Ongoing Microsoft Azure Account Hijacking Campaign Targets Executives

Proofpoint has disclosed details of a phishing campaign that it detected in late November 2023 which has compromised hundreds of user accounts in dozens of Microsoft Azure environments. In particular, the campaign has singled out employees who are likely to hold higher privileges, such as senior executives at organizations. According to researchers, the attacks initiate, with the attacks sending targets a document containing an embedded link masquerading as a “view document” button. When clicked, it will redirect the victim to a phishing site designed to steal credentials and other information.

Using these details, the actors have gained unauthorized access to the following Microsoft 365 components:

  • Office365 Shell WCSS-Client: Indicates browser access to Office365 applications, suggesting web-based interaction with the suite.
  • Office 365 Exchange Online: Shows that attackers target this service for email-related abuses, including data exfiltration and lateral phishing.
  • My Signins: Used by attackers to manipulate Multi-Factor Authentication (MFA).
  • My Apps: Targeted for accessing and possibly altering configurations or permissions of applications within the Microsoft 365 environment.
  • My Profile: Indicates attempts to modify user personal and security settings, potentially to maintain unauthorized access or escalate privileges.

Analyst Comments:
Based on the use of certain local fixed-line internet service providers, the actors are likely based in Russia or Nigeria. Taking a look at the infrastructure used by these actors, researchers uncovered various proxies, data hosting services, and hijacked domains.

Proofpoint notes that the actors are using the following Linux user-agent string when accessing Microsoft365 applications:

Mozilla/5.0 (X11; Linux x86_64) AppleWebKit/537.36 (KHTML, like Gecko) Chrome/ Safari/537.36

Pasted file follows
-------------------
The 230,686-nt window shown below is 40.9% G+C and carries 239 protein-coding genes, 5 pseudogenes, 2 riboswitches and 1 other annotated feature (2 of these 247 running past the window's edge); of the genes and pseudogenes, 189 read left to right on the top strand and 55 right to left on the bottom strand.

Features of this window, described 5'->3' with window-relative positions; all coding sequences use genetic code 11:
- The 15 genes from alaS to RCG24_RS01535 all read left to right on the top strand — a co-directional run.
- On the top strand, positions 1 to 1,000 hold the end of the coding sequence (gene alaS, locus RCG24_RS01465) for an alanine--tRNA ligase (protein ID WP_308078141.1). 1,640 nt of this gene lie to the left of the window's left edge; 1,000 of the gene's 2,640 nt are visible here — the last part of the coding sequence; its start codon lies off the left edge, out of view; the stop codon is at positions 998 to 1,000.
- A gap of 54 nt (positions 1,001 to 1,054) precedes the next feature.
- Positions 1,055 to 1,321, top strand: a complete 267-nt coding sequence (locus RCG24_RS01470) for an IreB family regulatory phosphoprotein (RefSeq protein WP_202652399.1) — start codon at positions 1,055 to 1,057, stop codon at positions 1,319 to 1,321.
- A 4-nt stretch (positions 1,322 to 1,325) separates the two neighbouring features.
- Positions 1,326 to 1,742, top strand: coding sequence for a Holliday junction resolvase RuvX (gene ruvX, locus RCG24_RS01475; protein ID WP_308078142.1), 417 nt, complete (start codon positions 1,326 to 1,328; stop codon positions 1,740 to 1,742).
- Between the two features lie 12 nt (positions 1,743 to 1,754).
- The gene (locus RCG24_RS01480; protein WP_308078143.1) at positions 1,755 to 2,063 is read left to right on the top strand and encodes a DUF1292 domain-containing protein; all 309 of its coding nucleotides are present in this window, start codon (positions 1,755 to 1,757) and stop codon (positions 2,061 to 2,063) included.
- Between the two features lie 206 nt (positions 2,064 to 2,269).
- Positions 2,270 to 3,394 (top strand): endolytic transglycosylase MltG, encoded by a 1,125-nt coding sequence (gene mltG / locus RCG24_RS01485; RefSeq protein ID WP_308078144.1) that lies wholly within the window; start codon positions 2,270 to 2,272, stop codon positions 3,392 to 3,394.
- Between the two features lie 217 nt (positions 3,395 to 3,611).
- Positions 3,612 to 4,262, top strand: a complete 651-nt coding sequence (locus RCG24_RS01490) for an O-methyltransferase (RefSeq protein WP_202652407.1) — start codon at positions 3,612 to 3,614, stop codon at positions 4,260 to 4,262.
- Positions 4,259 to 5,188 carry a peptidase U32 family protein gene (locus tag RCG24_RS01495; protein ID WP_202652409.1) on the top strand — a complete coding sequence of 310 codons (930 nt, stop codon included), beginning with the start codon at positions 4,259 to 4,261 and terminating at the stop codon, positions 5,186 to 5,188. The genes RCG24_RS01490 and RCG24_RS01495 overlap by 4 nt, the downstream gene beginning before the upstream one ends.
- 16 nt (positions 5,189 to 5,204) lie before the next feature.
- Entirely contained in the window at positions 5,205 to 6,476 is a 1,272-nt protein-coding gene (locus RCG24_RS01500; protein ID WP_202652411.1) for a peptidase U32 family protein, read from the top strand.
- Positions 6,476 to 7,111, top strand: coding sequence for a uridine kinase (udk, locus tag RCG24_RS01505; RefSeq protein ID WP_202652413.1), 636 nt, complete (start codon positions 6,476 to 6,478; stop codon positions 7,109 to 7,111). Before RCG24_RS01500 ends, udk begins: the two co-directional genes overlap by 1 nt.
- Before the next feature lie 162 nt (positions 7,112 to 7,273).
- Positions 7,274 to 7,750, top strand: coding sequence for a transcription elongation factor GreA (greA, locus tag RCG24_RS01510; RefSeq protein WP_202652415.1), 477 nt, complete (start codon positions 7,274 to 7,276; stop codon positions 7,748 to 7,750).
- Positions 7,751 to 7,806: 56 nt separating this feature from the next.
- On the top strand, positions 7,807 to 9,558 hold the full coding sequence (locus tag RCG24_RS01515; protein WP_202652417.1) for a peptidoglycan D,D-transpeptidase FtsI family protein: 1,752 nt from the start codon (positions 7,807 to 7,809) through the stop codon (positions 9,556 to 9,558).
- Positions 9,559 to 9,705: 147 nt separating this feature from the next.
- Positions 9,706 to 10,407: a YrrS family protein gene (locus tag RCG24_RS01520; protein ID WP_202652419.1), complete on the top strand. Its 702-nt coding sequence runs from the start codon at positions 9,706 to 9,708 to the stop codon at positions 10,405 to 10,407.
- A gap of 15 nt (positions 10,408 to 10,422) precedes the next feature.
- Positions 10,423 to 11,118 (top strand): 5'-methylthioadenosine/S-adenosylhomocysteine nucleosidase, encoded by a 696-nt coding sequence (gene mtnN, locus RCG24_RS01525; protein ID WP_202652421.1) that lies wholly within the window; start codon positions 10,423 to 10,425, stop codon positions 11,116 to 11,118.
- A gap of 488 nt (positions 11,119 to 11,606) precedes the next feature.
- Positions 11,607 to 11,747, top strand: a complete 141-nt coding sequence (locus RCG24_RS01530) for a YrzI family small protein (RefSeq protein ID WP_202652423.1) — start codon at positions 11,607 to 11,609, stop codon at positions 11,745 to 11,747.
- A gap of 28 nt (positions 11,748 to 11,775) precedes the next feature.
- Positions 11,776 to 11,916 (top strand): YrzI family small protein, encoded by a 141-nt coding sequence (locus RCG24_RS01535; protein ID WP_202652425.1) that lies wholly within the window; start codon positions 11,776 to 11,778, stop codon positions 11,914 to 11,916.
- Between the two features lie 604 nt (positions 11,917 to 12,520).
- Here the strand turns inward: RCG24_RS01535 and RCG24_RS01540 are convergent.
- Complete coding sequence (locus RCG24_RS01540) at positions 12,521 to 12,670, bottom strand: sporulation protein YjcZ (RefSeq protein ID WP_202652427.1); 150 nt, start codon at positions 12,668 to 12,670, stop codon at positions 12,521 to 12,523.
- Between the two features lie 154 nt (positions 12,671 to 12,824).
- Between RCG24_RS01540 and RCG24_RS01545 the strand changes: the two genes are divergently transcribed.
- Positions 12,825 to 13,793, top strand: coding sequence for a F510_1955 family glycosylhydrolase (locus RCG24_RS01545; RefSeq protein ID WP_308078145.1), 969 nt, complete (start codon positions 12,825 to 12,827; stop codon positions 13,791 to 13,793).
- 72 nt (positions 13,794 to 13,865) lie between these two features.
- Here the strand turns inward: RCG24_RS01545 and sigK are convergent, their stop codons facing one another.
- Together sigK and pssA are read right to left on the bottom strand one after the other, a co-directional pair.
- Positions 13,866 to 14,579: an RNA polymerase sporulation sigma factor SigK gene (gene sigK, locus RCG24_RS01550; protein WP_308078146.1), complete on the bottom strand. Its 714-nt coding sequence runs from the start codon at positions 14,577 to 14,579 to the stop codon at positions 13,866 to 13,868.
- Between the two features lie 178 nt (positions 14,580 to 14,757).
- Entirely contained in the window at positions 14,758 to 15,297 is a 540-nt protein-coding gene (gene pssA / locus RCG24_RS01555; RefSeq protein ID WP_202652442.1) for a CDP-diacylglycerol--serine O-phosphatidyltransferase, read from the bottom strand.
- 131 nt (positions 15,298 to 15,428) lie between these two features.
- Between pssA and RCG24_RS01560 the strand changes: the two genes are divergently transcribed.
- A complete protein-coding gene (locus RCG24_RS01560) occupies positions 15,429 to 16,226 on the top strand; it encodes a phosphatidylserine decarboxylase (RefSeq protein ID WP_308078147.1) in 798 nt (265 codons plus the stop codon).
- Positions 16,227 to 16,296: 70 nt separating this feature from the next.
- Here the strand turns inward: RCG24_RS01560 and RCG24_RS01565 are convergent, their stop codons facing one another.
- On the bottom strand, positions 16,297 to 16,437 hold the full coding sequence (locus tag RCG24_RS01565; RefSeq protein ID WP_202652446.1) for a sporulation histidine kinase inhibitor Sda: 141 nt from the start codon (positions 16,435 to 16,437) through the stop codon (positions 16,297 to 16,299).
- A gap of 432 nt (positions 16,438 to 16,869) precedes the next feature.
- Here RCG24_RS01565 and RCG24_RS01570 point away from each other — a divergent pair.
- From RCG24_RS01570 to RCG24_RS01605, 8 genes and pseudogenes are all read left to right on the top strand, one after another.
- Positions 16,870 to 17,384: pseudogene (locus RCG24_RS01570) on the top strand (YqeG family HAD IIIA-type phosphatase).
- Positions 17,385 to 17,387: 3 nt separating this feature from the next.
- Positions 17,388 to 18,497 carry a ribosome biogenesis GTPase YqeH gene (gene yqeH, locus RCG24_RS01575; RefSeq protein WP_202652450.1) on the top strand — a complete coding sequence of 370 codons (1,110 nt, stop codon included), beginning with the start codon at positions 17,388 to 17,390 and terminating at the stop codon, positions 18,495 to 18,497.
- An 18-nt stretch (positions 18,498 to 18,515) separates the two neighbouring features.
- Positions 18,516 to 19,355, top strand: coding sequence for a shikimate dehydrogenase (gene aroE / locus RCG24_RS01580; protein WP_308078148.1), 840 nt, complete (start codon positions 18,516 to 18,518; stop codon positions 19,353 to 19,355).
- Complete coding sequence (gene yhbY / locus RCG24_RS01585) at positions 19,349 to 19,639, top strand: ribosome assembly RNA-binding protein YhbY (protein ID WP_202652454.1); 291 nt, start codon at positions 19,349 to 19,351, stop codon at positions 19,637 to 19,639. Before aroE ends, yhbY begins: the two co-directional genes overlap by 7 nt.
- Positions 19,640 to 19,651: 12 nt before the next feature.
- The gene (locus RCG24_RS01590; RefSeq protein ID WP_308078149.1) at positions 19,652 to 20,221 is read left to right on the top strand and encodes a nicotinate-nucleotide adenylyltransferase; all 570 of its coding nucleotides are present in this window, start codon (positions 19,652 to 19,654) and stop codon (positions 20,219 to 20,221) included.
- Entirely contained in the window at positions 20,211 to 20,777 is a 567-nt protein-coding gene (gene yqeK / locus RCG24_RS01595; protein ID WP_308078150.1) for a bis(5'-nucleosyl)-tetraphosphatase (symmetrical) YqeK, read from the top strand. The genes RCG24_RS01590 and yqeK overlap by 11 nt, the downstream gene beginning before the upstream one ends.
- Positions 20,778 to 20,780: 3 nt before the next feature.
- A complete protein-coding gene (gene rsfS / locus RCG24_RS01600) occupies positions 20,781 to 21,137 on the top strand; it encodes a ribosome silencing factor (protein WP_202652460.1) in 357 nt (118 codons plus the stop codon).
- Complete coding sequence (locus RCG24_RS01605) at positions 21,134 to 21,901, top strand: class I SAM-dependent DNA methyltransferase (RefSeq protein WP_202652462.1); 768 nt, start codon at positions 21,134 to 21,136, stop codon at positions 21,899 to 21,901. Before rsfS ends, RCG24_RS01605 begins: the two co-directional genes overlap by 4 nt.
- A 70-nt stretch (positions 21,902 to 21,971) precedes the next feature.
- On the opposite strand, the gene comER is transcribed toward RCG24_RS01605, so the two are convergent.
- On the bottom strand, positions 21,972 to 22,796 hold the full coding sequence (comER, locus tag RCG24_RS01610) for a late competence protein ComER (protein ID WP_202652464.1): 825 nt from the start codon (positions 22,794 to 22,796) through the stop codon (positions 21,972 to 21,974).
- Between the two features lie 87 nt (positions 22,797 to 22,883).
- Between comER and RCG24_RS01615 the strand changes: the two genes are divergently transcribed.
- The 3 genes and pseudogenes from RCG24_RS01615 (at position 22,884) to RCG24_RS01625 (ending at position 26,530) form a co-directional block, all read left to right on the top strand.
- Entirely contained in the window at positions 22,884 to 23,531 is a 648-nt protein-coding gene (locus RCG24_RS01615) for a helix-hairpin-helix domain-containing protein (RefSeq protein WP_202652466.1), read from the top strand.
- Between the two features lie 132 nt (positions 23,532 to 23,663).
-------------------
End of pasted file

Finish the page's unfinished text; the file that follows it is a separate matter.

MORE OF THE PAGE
Typically when sending a request to a web application certain details are sent to the server which includes the user-agent string. This string provides information on the browser and system being used to make that request. In this case, the actors are spoofing their user-agent string as a way to avoid detection.

Suggested Corrections:

  • Monitor for the specific user agent string and source domains in your organization’s logs to detect and mitigate potential threats.
  • Enforce immediate change of credentials for compromised and targeted users, and enforce periodic password change for all users.
  • Identify account takeover (ATO) and potential unauthorized access to sensitive resources in your cloud environment. Security solutions should provide accurate and timely detection for both initial account compromise and post-compromise activities, including visibility into abused services and applications.
  • Identify initial threat vectors, including email threats (e.g. phishing, malware, impersonation, etc.), brute-force attacks, and password spraying attempts.
  • Employ auto-remediation policies to reduce attackers’ dwell time and minimize potential damages. Link(s):